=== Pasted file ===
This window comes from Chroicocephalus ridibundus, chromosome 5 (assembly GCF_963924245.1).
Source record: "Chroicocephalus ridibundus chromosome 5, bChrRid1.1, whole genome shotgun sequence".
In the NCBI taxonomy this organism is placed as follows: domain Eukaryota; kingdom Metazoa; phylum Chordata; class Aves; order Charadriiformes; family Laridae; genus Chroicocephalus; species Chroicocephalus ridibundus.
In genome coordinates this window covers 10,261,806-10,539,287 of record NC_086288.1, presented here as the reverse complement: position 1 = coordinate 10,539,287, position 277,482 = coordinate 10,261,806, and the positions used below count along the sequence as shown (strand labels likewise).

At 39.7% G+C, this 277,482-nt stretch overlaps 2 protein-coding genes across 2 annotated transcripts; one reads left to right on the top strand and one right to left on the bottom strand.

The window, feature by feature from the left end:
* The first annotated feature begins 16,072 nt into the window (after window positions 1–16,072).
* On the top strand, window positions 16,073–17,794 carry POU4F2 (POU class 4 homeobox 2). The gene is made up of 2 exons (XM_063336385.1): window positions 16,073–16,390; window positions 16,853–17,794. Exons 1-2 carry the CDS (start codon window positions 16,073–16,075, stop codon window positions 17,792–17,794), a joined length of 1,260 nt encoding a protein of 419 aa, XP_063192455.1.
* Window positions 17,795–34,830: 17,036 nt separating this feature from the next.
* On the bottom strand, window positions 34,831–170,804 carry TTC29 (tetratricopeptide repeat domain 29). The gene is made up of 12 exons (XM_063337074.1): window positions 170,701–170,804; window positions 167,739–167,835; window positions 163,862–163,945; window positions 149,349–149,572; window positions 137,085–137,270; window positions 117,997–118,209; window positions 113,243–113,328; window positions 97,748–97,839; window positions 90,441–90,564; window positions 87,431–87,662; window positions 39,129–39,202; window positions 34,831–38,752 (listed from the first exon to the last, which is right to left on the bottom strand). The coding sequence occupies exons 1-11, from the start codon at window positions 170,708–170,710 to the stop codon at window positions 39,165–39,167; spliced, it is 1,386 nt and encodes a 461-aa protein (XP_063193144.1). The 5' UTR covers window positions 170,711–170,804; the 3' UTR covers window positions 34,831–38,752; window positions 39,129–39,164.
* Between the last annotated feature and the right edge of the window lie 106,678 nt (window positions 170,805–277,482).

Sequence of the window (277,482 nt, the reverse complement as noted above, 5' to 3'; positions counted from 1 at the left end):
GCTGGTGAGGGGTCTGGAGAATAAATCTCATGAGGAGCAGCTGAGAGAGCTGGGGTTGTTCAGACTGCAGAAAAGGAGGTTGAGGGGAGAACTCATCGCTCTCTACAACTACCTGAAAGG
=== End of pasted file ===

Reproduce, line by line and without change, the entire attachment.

This window comes from Chroicocephalus ridibundus, chromosome 5 (assembly GCF_963924245.1).
Source record: "Chroicocephalus ridibundus chromosome 5, bChrRid1.1, whole genome shotgun sequence".
In the NCBI taxonomy this organism is placed as follows: domain Eukaryota; kingdom Metazoa; phylum Chordata; class Aves; order Charadriiformes; family Laridae; genus Chroicocephalus; species Chroicocephalus ridibundus.
In genome coordinates this window covers 10,261,806-10,539,287 of record NC_086288.1, presented here as the reverse complement: position 1 = coordinate 10,539,287, position 277,482 = coordinate 10,261,806, and the positions used below count along the sequence as shown (strand labels likewise).

At 39.7% G+C, this 277,482-nt stretch overlaps 2 protein-coding genes across 2 annotated transcripts; one reads left to right on the top strand and one right to left on the bottom strand.

The window, feature by feature from the left end:
* The first annotated feature begins 16,072 nt into the window (after window positions 1–16,072).
* On the top strand, window positions 16,073–17,794 carry POU4F2 (POU class 4 homeobox 2). The gene is made up of 2 exons (XM_063336385.1): window positions 16,073–16,390; window positions 16,853–17,794. Exons 1-2 carry the CDS (start codon window positions 16,073–16,075, stop codon window positions 17,792–17,794), a joined length of 1,260 nt encoding a protein of 419 aa, XP_063192455.1.
* Window positions 17,795–34,830: 17,036 nt separating this feature from the next.
* On the bottom strand, window positions 34,831–170,804 carry TTC29 (tetratricopeptide repeat domain 29). The gene is made up of 12 exons (XM_063337074.1): window positions 170,701–170,804; window positions 167,739–167,835; window positions 163,862–163,945; window positions 149,349–149,572; window positions 137,085–137,270; window positions 117,997–118,209; window positions 113,243–113,328; window positions 97,748–97,839; window positions 90,441–90,564; window positions 87,431–87,662; window positions 39,129–39,202; window positions 34,831–38,752 (listed from the first exon to the last, which is right to left on the bottom strand). The coding sequence occupies exons 1-11, from the start codon at window positions 170,708–170,710 to the stop codon at window positions 39,165–39,167; spliced, it is 1,386 nt and encodes a 461-aa protein (XP_063193144.1). The 5' UTR covers window positions 170,711–170,804; the 3' UTR covers window positions 34,831–38,752; window positions 39,129–39,164.
* Between the last annotated feature and the right edge of the window lie 106,678 nt (window positions 170,805–277,482).

Sequence of the window (277,482 nt, the reverse complement as noted above, 5' to 3'; positions counted from 1 at the left end):
GCTGGTGAGGGGTCTGGAGAATAAATCTCATGAGGAGCAGCTGAGAGAGCTGGGGTTGTTCAGACTGCAGAAAAGGAGGTTGAGGGGAGAACTCATCGCTCTCTACAACTACCTGAAAGG